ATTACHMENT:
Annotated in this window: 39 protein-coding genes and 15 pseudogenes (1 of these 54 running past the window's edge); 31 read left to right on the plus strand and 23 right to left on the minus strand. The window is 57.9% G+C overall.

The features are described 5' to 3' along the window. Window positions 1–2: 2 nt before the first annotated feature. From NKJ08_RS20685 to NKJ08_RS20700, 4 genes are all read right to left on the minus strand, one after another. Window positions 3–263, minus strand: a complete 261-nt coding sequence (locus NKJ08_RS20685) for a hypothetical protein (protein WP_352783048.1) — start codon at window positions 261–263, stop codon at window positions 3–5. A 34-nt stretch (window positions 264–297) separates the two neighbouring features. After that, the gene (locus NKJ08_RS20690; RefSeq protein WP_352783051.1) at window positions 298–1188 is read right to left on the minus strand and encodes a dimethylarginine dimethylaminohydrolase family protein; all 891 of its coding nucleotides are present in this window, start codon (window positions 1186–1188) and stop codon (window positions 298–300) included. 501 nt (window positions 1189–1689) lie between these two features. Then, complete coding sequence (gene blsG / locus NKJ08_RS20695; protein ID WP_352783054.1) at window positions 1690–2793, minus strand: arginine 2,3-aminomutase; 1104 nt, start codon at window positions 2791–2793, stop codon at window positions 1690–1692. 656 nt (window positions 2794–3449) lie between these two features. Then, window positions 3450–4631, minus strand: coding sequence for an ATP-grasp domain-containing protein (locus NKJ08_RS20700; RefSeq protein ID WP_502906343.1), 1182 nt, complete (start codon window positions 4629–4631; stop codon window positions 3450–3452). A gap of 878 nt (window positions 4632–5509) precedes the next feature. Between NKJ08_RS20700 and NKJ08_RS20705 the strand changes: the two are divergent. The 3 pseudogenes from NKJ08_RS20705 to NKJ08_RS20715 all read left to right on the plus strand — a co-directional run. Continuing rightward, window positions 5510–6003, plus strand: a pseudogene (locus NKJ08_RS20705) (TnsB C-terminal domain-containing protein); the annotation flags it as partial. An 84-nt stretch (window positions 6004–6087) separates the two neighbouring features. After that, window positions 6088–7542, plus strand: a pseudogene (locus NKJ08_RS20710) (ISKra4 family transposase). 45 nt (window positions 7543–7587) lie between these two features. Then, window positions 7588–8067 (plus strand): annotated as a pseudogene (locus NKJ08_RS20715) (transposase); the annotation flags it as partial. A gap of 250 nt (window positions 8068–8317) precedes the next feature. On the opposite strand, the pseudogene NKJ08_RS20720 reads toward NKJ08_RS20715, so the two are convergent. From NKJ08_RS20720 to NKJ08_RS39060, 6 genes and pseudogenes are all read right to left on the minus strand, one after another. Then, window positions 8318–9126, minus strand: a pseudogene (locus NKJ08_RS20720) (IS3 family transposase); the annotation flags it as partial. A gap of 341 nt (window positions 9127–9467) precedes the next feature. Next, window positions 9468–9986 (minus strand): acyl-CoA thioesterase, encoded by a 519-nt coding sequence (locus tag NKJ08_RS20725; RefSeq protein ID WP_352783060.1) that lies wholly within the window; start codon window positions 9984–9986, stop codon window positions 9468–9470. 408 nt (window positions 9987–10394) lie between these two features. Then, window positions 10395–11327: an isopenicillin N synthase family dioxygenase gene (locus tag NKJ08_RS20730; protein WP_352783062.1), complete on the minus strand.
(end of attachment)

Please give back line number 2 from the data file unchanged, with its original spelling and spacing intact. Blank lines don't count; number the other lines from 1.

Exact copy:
The features are described 5' to 3' along the window. Window positions 1–2: 2 nt before the first annotated feature. From NKJ08_RS20685 to NKJ08_RS20700, 4 genes are all read right to left on the minus strand, one after another. Window positions 3–263, minus strand: a complete 261-nt coding sequence (locus NKJ08_RS20685) for a hypothetical protein (protein WP_352783048.1) — start codon at window positions 261–263, stop codon at window positions 3–5. A 34-nt stretch (window positions 264–297) separates the two neighbouring features. After that, the gene (locus NKJ08_RS20690; RefSeq protein WP_352783051.1) at window positions 298–1188 is read right to left on the minus strand and encodes a dimethylarginine dimethylaminohydrolase family protein; all 891 of its coding nucleotides are present in this window, start codon (window positions 1186–1188) and stop codon (window positions 298–300) included. 501 nt (window positions 1189–1689) lie between these two features. Then, complete coding sequence (gene blsG / locus NKJ08_RS20695; protein ID WP_352783054.1) at window positions 1690–2793, minus strand: arginine 2,3-aminomutase; 1104 nt, start codon at window positions 2791–2793, stop codon at window positions 1690–1692. 656 nt (window positions 2794–3449) lie between these two features. Then, window positions 3450–4631, minus strand: coding sequence for an ATP-grasp domain-containing protein (locus NKJ08_RS20700; RefSeq protein ID WP_502906343.1), 1182 nt, complete (start codon window positions 4629–4631; stop codon window positions 3450–3452). A gap of 878 nt (window positions 4632–5509) precedes the next feature. Between NKJ08_RS20700 and NKJ08_RS20705 the strand changes: the two are divergent. The 3 pseudogenes from NKJ08_RS20705 to NKJ08_RS20715 all read left to right on the plus strand — a co-directional run. Continuing rightward, window positions 5510–6003, plus strand: a pseudogene (locus NKJ08_RS20705) (TnsB C-terminal domain-containing protein); the annotation flags it as partial. An 84-nt stretch (window positions 6004–6087) separates the two neighbouring features. After that, window positions 6088–7542, plus strand: a pseudogene (locus NKJ08_RS20710) (ISKra4 family transposase). 45 nt (window positions 7543–7587) lie between these two features. Then, window positions 7588–8067 (plus strand): annotated as a pseudogene (locus NKJ08_RS20715) (transposase); the annotation flags it as partial. A gap of 250 nt (window positions 8068–8317) precedes the next feature. On the opposite strand, the pseudogene NKJ08_RS20720 reads toward NKJ08_RS20715, so the two are convergent. From NKJ08_RS20720 to NKJ08_RS39060, 6 genes and pseudogenes are all read right to left on the minus strand, one after another. Then, window positions 8318–9126, minus strand: a pseudogene (locus NKJ08_RS20720) (IS3 family transposase); the annotation flags it as partial. A gap of 341 nt (window positions 9127–9467) precedes the next feature. Next, window positions 9468–9986 (minus strand): acyl-CoA thioesterase, encoded by a 519-nt coding sequence (locus tag NKJ08_RS20725; RefSeq protein ID WP_352783060.1) that lies wholly within the window; start codon window positions 9984–9986, stop codon window positions 9468–9470. 408 nt (window positions 9987–10394) lie between these two features. Then, window positions 10395–11327: an isopenicillin N synthase family dioxygenase gene (locus tag NKJ08_RS20730; protein WP_352783062.1), complete on the minus strand.